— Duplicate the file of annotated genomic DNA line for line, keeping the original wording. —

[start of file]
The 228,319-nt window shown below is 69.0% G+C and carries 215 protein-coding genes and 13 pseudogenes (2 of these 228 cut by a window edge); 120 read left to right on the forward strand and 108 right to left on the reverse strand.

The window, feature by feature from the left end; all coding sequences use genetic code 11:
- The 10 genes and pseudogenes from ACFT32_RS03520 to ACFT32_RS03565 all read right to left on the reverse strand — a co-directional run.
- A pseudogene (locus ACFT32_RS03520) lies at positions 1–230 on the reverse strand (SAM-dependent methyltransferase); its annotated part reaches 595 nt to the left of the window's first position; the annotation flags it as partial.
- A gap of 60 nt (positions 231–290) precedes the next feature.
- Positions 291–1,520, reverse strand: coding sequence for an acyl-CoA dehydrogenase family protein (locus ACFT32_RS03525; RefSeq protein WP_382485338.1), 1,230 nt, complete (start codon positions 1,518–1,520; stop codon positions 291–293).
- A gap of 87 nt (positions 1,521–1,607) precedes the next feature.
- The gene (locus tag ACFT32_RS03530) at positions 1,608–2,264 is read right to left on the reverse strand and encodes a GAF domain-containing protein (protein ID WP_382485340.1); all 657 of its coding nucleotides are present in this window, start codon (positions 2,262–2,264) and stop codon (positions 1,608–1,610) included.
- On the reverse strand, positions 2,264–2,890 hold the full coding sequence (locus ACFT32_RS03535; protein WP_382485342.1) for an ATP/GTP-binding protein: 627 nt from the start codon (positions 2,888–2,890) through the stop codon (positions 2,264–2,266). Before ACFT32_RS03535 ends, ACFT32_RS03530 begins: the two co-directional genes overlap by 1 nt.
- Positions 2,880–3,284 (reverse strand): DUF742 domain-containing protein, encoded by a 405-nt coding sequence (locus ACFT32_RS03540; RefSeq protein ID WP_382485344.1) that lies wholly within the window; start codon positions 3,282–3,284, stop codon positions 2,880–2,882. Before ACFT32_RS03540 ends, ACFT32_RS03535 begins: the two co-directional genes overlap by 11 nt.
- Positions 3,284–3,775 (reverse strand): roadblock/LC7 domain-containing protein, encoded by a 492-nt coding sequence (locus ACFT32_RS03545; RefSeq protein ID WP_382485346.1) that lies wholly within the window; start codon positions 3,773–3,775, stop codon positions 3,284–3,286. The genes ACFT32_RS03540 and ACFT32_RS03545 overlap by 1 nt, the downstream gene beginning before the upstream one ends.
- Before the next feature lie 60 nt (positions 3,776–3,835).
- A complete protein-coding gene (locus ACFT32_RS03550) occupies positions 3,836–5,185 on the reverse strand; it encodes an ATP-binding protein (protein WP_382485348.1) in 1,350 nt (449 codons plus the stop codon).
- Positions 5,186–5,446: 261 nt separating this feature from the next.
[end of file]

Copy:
The 228,319-nt window shown below is 69.0% G+C and carries 215 protein-coding genes and 13 pseudogenes (2 of these 228 cut by a window edge); 120 read left to right on the forward strand and 108 right to left on the reverse strand.

The window, feature by feature from the left end; all coding sequences use genetic code 11:
- The 10 genes and pseudogenes from ACFT32_RS03520 to ACFT32_RS03565 all read right to left on the reverse strand — a co-directional run.
- A pseudogene (locus ACFT32_RS03520) lies at positions 1–230 on the reverse strand (SAM-dependent methyltransferase); its annotated part reaches 595 nt to the left of the window's first position; the annotation flags it as partial.
- A gap of 60 nt (positions 231–290) precedes the next feature.
- Positions 291–1,520, reverse strand: coding sequence for an acyl-CoA dehydrogenase family protein (locus ACFT32_RS03525; RefSeq protein WP_382485338.1), 1,230 nt, complete (start codon positions 1,518–1,520; stop codon positions 291–293).
- A gap of 87 nt (positions 1,521–1,607) precedes the next feature.
- The gene (locus tag ACFT32_RS03530) at positions 1,608–2,264 is read right to left on the reverse strand and encodes a GAF domain-containing protein (protein ID WP_382485340.1); all 657 of its coding nucleotides are present in this window, start codon (positions 2,262–2,264) and stop codon (positions 1,608–1,610) included.
- On the reverse strand, positions 2,264–2,890 hold the full coding sequence (locus ACFT32_RS03535; protein WP_382485342.1) for an ATP/GTP-binding protein: 627 nt from the start codon (positions 2,888–2,890) through the stop codon (positions 2,264–2,266). Before ACFT32_RS03535 ends, ACFT32_RS03530 begins: the two co-directional genes overlap by 1 nt.
- Positions 2,880–3,284 (reverse strand): DUF742 domain-containing protein, encoded by a 405-nt coding sequence (locus ACFT32_RS03540; RefSeq protein ID WP_382485344.1) that lies wholly within the window; start codon positions 3,282–3,284, stop codon positions 2,880–2,882. Before ACFT32_RS03540 ends, ACFT32_RS03535 begins: the two co-directional genes overlap by 11 nt.
- Positions 3,284–3,775 (reverse strand): roadblock/LC7 domain-containing protein, encoded by a 492-nt coding sequence (locus ACFT32_RS03545; RefSeq protein ID WP_382485346.1) that lies wholly within the window; start codon positions 3,773–3,775, stop codon positions 3,284–3,286. The genes ACFT32_RS03540 and ACFT32_RS03545 overlap by 1 nt, the downstream gene beginning before the upstream one ends.
- Before the next feature lie 60 nt (positions 3,776–3,835).
- A complete protein-coding gene (locus ACFT32_RS03550) occupies positions 3,836–5,185 on the reverse strand; it encodes an ATP-binding protein (protein WP_382485348.1) in 1,350 nt (449 codons plus the stop codon).
- Positions 5,186–5,446: 261 nt separating this feature from the next.